We cling to our stories to keep our people with us as we were being written out of history.
And these are our memories of wounds.
‘Reconciliation is built in sharing and hearing our stories’
We know that it’s this untold history that can divide us still in Australia – this forgetting festers like a sore.
Milosz reflecting on Europe could have been reflecting too on us when he said: “Crimes against human rights, never confessed and never publicly denounced, are a poison which destroys the possibility of a friendship between nations.”
Reconciliation is built in sharing and hearing our stories.
In this sharing we can begin to see each other in each other. To see our common humanity. I like to imagine we are bridging that divide but sometimes it can seem so wide.
If we needed reminding, we got it in the death of a young girl in Western Australia.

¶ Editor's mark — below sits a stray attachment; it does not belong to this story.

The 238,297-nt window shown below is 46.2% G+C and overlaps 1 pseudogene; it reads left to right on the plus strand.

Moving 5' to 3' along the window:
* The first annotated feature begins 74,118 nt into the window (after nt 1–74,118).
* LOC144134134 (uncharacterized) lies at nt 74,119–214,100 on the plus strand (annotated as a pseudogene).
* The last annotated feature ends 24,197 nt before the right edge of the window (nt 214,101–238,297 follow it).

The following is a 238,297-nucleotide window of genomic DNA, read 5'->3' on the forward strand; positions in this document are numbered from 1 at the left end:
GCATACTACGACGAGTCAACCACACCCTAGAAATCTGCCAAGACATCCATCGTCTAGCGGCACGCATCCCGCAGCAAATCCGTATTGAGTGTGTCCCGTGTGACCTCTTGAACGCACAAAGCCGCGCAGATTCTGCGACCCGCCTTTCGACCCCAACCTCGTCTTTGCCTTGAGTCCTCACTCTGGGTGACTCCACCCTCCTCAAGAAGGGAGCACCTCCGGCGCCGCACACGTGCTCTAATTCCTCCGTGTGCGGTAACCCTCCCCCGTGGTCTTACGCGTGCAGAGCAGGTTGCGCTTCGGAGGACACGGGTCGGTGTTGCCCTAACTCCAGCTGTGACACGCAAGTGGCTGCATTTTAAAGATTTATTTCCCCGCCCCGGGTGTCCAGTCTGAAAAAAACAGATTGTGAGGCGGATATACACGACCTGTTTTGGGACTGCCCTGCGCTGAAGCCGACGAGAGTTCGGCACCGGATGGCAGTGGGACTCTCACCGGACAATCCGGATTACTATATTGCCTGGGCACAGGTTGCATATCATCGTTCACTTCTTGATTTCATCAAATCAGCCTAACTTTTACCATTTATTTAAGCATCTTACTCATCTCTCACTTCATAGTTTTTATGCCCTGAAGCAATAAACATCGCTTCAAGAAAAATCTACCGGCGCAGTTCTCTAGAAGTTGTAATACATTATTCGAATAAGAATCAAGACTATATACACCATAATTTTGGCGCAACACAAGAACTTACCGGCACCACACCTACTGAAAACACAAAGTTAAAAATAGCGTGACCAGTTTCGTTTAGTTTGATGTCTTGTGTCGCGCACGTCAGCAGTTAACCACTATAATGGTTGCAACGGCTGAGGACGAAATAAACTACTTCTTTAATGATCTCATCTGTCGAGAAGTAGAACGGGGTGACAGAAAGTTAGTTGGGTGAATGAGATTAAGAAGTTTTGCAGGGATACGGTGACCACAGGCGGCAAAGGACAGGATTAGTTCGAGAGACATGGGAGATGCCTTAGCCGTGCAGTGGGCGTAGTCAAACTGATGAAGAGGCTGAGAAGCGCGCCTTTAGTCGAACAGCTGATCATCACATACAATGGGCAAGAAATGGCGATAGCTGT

‘That ten-year-old girl was an Australian girl too’
She was ten-years-old and she took her life in a remote corner of the state.
Ten-years-old – a girl who should have been giggling with her friends at the back of the class or skipping rope in a playground – who could not face another day of life.
She is one of so many of our children lost.
Their lives should speak to every heart. Instead she was another Aboriginal girl dead in an Aboriginal community.
We don’t speak enough of these children as Australian children. We don’t speak enough of these communities as Australian communities.
In the minds of too many, I fear, this is still a black problem – these are black lives: remote and distant.